If the premise of the rule regarding default judgments in cases of joint liability is accepted, it should apply with equal force here even if liability is not joint. That premise, as stated in Frow, supra, was that an absurdity occurred where a single issue was decided in conflicting ways in two judgments rendered in one case. Whether or not the liability is joint here, the issue of indebtedness on the contract exists in the claim against Oculus and it exists in the claim on the bond. It could be decided differently on each claim. We reject the premise and the rule it established, and therefore find it unnecessary to analyze Chenoweth's several contentions, basing our opinion instead on the rejection of the defaufting-joint-defendant rule.
In Frow, supra, the plaintiff alleged eight defendants jointly conspired to defraud him of his land in Texas. One defendant failed to file a timely answer and the federal district court entered a final judgment against him. Later the merits of the claim were reached and decided in favor of the other defendants. When the case reached the U. S. Supreme Court its result was viewed as absurd. In a single case in a single court against multiple joint defendants a single issue was resolved one way by one judgment and the opposite way by another judgment. That is, the issue was whether there was joint fraud among the defendants. The default judgment determined there was joint fraud while the judgment in favor of seven defendants determined there was no joint fraud. The Court then laid down the rule relied upon by the Court of Appeals to avoid the absurdity. We view the matter differently and decline to follow that rule. 1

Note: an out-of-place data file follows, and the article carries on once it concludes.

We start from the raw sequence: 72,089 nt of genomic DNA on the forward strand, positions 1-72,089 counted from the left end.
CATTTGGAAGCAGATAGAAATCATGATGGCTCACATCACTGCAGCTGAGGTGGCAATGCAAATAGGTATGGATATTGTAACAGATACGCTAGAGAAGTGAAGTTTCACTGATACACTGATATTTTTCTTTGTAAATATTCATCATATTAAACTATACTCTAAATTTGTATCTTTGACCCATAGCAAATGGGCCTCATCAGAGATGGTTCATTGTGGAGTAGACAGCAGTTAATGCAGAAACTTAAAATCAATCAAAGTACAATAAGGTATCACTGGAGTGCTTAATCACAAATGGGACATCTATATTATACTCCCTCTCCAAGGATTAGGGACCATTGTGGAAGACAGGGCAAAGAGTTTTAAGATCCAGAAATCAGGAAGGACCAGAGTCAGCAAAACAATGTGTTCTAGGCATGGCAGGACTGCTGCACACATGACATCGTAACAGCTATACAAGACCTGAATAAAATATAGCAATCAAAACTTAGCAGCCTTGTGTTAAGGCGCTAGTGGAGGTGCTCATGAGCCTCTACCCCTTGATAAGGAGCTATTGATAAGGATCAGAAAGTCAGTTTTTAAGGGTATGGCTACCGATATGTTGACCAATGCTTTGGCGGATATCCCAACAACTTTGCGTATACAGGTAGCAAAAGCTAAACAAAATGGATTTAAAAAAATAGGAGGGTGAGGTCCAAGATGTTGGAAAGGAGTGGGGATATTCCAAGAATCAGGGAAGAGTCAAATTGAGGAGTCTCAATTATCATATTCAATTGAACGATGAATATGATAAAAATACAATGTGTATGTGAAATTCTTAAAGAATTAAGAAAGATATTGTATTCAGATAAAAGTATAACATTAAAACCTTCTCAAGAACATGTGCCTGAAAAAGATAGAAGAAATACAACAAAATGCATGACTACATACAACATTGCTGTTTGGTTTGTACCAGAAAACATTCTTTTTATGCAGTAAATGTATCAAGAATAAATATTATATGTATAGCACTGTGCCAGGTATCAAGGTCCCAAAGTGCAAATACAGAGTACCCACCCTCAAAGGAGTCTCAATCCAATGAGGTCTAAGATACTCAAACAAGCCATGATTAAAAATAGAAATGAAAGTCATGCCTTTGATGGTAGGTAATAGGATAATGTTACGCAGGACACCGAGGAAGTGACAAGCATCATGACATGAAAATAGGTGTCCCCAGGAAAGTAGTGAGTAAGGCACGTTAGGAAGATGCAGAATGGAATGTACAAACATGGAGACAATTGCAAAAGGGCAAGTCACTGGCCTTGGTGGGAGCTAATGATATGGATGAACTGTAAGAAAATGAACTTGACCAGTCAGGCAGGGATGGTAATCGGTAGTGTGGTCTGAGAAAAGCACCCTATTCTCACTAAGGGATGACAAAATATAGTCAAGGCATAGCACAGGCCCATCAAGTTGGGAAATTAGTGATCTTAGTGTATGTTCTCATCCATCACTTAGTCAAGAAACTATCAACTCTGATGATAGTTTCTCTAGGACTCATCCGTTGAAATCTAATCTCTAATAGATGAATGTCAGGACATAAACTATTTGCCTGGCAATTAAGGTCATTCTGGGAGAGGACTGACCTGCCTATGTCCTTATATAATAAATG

Considering the case before us, the default judgment against Oculus did not reach the merits of the claim on the contract. The default judgment merely determined that Oculus failed to follow the procedural requirement that a timely answer be filed. The consequence of this failure was that judgment was entered against Oculus. When the claim against Deepwater and Aetna on their bond is pursued in the trial court it will be necessary to decide the merits of the contract claim because there is no liability on the bond unless there is first liability on the contract. Should it be determined Oculus has no liability on the contract we view this as neither absurd nor inconsistent with the default judgment against Oculus. Oculus suffered judgment because of its failure to answer the complaint and was therefore denied an opportunity to litigate the merits. This is no less than and no greater than the harshness existing in a default judgment against a single defendant. The merits are not reached because of the default. It may be the other defendants will go on to prevail on the merits but we do not think this should relieve Oculus of its default.
The trial court ascertained Oculus was in default, considered Rule 54 (b) of the Civil Practice Act, 2
correctly determined there was no just reason for delay and entered final judgment against Oculus. This was the correct procedure.
Hatcher, Stubbs, Land, Hollis & Rothschild, James E. Humes II, for appellant.